In his graphic work, composed of sequential studies involving the tiniest parts of the image reproduction process, França imprinted an increasingly subtle analysis of the gestural technique that results in the copy. For such, it was necessary to separate the machine into smaller, fundamental elements, thus revealing the device contained in the nucleus of the apparatus. It is impossible not to mention that during his graduation years at the Escola de Comunicação e Artes (ECA/USP, or the School of Arts and Communication of the University of São Paulo) França was a student of artists and researchers who had followed the theoretical production of Vilém Flusser, who lived in São Paulo until 1972, during their studies.
Even if these works are formally configured on paper surfaces, I call attention to its project-oriented dimension (the production process is frequently revealed in the final result) and its process-oriented dimension (the sequences “tell” the micro-story of their own making). There are no special effects, no hidden wires or camouflaged details. It is important to recall two work tools: the electric off-set printing press from the Centro de Estudos Aster ; and the OCÉ copying machine, found in the building of the Department of Letters at USP, which was also used by artists Mario Ramiro and Hudinilson Jr.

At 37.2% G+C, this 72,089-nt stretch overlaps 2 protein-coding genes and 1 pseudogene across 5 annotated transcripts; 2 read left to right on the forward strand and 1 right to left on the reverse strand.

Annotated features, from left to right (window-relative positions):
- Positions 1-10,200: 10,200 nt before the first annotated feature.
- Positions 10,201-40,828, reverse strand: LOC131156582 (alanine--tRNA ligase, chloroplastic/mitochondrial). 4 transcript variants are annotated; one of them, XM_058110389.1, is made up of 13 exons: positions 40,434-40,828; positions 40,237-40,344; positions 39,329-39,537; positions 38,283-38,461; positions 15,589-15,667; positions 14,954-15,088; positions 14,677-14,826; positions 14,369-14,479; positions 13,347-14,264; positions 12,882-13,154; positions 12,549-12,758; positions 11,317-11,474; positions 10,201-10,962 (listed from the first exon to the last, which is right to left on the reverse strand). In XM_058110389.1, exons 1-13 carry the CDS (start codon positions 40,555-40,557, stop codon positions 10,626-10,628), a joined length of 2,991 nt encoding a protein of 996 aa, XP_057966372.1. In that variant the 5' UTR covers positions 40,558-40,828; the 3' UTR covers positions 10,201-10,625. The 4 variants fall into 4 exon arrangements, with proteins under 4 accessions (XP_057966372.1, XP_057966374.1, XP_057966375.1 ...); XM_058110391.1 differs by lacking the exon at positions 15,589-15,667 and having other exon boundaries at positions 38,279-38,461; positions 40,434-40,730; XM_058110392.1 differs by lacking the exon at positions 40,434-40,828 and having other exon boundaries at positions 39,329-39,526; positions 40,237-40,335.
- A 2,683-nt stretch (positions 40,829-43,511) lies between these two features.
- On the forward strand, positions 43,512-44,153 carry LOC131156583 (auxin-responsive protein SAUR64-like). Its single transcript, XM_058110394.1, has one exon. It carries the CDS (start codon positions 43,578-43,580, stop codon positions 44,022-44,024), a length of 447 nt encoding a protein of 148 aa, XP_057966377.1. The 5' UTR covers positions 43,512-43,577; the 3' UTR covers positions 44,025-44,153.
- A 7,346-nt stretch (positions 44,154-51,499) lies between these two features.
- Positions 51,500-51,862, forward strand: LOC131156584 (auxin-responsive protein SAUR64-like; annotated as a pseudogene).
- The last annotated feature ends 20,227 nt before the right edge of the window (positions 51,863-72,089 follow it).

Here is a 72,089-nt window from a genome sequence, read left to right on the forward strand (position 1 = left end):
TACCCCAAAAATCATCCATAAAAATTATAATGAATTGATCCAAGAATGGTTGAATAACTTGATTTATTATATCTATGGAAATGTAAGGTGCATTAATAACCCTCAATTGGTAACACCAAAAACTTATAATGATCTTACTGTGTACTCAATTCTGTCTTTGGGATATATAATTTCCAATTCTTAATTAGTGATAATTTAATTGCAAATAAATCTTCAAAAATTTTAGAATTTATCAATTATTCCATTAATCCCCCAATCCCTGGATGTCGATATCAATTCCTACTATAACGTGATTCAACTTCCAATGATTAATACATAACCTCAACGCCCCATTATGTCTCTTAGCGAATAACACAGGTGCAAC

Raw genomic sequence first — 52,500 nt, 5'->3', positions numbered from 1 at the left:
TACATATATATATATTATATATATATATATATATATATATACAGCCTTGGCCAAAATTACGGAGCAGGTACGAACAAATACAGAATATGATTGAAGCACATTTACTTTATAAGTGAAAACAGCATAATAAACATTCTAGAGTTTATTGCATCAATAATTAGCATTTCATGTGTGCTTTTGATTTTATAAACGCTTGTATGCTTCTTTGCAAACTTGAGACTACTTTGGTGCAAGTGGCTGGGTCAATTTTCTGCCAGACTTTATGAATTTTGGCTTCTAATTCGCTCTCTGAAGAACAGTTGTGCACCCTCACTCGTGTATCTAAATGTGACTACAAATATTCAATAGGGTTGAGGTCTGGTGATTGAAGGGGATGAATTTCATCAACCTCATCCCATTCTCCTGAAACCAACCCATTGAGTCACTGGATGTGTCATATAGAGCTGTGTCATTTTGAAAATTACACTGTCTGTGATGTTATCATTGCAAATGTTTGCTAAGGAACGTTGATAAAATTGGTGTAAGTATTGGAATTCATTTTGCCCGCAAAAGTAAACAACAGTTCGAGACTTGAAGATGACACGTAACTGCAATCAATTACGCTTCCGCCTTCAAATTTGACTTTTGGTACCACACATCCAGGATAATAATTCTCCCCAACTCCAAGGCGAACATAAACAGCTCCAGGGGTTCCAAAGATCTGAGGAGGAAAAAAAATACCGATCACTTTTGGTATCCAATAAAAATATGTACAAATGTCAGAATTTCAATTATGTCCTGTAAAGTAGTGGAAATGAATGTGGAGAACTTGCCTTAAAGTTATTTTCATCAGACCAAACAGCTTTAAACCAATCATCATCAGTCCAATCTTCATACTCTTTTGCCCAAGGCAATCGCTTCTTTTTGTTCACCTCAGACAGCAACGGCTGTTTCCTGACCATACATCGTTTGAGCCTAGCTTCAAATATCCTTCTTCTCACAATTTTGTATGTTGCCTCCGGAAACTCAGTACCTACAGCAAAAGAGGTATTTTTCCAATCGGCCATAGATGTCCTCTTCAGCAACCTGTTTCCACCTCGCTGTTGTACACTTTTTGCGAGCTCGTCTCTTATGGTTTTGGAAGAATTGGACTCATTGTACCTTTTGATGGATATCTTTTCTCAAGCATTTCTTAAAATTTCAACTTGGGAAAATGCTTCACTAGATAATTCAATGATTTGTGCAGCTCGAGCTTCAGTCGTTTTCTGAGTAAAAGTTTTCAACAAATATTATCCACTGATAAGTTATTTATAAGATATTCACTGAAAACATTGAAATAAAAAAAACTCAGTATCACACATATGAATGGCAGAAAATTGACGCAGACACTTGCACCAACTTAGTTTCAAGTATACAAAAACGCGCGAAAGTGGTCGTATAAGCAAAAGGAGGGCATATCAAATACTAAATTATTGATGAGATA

From his vídeo installations, França begins to develop another type of project-artwork relation. The particular temporality of video in the generation of images is fully affirmed in the installation IX Commentary – reinstalled here for the first time in Brazil, thirty-two years after its original installation at the School of the Art Institute of Chicago. Here, the image generation within a closed circuit establishes a repetitive time, destined to eternally return. The apparatus sets in motion a chain of events beginning with a luminous source of quartz, a cubic object, a semi-transparent screen, an image-transmission camera and a TV monitor in a linear sequence. In this monitor, which acts as both the machine’s starting point and output, the image is created in a pulsatile continuum. The temporal characteristic of the video is not made evident, and the machine itself – within itself – offers an uninterrupted narration of its workings. Indifferent to time, the set-up nevertheless synthesizes the architecture of the cave which enfolds the contemporary consumer of images. With an important provocation: we are dealing with a reproduction process whereby the matrix is already a copy (shadow on canvas)